--- Quote from: dave briar on June 20, 2021, 03:49:14 PM ---Trust me, I know.  The outdoor stage was just completed when I started working this venue eight years ago so I had no input on it whatsoever. 24" high framed with 2x4 stud walls 24"OC running up-downstage decked with glued and screwed 2x6 tongue and groove sitting on a concrete slab with a concrete wall defining stage right.  Four FBT 118sa subs under the front.  The low-frequency roar underfoot was absurd.  Adding gain to a floor tom made it take off -- almost literally.  I remember one band had an electric stand-up bass -- no body, just a tall fretboard -- that the player set down a little abruptly and the thump from the subs made it literally jump an inch off the stage before it fell back and triggered again.  Sounded reminiscent of a 50-cal on auto mode.  Rather humorous in its own morbid kind of way. I suggested enclosing each sub in a 3/4" MDF box.  Not much improvement.  Added 5/8" cement board on top of the MDF.  Better but still insufficient. Adding the sandbag wall behind the subs quieted all but the downstage 3' of the stage.  Sigh...
New bunkers could very likely be needed for new subs but moving them in and out will be easy using one of the fork lifts onsite.  By the way "decorative" concrete expertise is available from one of the owners who poured and finished the single-piece 30' bar/serving station surface. 4" thick by the way;-)
I appreciate the input and understand how multiple layers of sheetrock could work but am curious how many layers you've used previously based on your suggestion that 2" concrete would be insufficient.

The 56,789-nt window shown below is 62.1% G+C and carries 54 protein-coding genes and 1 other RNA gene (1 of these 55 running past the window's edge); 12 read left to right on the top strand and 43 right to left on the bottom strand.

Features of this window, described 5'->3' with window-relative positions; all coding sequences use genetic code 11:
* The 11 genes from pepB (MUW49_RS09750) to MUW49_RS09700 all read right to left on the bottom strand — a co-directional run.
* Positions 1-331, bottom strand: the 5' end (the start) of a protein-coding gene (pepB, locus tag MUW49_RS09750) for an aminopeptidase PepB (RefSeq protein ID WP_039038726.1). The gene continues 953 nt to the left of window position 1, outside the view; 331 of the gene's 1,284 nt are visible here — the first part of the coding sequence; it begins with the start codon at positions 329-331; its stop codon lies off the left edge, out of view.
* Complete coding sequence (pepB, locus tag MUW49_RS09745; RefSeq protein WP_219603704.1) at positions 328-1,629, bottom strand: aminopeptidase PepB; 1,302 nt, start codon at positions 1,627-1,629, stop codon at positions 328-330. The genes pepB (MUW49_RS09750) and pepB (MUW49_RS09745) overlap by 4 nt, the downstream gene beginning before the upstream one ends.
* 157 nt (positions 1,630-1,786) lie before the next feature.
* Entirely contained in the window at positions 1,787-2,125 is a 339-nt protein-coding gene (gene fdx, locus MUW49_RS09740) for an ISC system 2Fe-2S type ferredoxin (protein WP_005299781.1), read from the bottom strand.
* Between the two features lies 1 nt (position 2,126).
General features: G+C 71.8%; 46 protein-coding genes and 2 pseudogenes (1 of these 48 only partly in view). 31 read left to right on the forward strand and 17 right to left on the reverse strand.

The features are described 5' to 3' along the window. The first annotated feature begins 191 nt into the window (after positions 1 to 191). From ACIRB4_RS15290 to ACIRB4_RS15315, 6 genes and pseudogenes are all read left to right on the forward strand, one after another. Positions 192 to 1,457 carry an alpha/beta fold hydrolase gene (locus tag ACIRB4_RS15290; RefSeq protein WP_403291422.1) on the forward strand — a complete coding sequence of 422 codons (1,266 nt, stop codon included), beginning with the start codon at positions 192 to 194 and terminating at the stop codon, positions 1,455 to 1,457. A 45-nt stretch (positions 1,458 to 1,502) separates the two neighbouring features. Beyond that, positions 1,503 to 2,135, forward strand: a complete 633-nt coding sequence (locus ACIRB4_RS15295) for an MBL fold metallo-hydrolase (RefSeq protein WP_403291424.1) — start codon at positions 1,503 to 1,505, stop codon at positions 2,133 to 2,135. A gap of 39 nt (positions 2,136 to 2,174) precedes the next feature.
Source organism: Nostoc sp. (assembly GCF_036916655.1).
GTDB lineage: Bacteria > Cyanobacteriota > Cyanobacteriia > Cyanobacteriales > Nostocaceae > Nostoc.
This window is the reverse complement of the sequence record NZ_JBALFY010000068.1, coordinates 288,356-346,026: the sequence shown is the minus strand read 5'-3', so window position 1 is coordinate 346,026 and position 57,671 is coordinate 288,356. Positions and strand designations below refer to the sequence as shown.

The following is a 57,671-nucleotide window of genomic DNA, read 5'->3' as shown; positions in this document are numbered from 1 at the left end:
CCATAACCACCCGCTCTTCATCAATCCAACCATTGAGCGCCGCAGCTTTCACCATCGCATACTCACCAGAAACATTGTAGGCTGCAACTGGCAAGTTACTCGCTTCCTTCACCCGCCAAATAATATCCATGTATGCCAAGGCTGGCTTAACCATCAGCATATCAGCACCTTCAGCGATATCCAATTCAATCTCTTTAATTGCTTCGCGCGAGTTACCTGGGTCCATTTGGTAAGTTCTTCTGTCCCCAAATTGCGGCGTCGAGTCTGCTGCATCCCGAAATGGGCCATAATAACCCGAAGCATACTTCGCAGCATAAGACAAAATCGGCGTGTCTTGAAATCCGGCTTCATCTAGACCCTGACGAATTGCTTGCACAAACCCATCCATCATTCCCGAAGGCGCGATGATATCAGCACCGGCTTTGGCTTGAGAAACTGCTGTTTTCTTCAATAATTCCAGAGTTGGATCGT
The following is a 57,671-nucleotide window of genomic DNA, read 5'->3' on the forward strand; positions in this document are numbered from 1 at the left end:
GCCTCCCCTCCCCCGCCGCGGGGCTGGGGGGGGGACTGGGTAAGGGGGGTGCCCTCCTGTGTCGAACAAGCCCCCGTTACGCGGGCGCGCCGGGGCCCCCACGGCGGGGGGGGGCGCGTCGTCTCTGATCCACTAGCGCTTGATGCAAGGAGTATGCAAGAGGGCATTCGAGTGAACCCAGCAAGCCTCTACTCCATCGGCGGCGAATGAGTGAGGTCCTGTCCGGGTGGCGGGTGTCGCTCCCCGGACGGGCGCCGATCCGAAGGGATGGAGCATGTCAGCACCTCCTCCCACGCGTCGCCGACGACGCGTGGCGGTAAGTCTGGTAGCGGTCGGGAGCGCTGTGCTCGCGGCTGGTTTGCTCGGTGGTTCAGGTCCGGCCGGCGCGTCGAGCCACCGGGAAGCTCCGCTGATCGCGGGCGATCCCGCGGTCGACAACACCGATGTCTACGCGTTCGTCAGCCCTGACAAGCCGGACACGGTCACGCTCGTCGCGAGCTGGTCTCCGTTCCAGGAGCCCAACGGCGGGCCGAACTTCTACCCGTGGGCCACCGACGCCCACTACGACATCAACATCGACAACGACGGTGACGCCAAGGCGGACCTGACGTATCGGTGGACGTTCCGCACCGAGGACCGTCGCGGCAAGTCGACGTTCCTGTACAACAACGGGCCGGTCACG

Appreciate the offer of design specs and the advice on a delay arc.  I'm pretty confident that two LS18s will suffice for our little space.  Also center clustering has as much to do with keeping the subs from radiating up under the mezzanine immediately adjacent to the left edge of the stage as anything.
 
Thanks for your input!

--- End quote ---

The trick with sheetrock is to create pockets of air between the surfaces. For residential applications there are hanging/spacing devices which help accomplish this. This should be well documented out there somewhere.

dave briar:

--- Quote from: Doug Fowler on June 21, 2021, 09:34:25 AM ---The trick with sheetrock is to create pockets of air between the surfaces. For residential applications there are hanging/spacing devices which help accomplish this. This should be well documented out there somewhere.

--- End quote ---
Yea Im generally aware of that technique.  When we remodeled the basement here I hung the ceiling Sheetrock on sheet-metal brackets to decouple it from the floor joists above and as a carpenter (in a previous life) we built some interior walls using 2x6 top and bottom plates with alternating 2x4 studs so that the inside and outside Sheetrock only couple at the plates but Im not sure how effective that would be for mitigating strong 30 waveforms.  Abundant mass seems to work better at that no?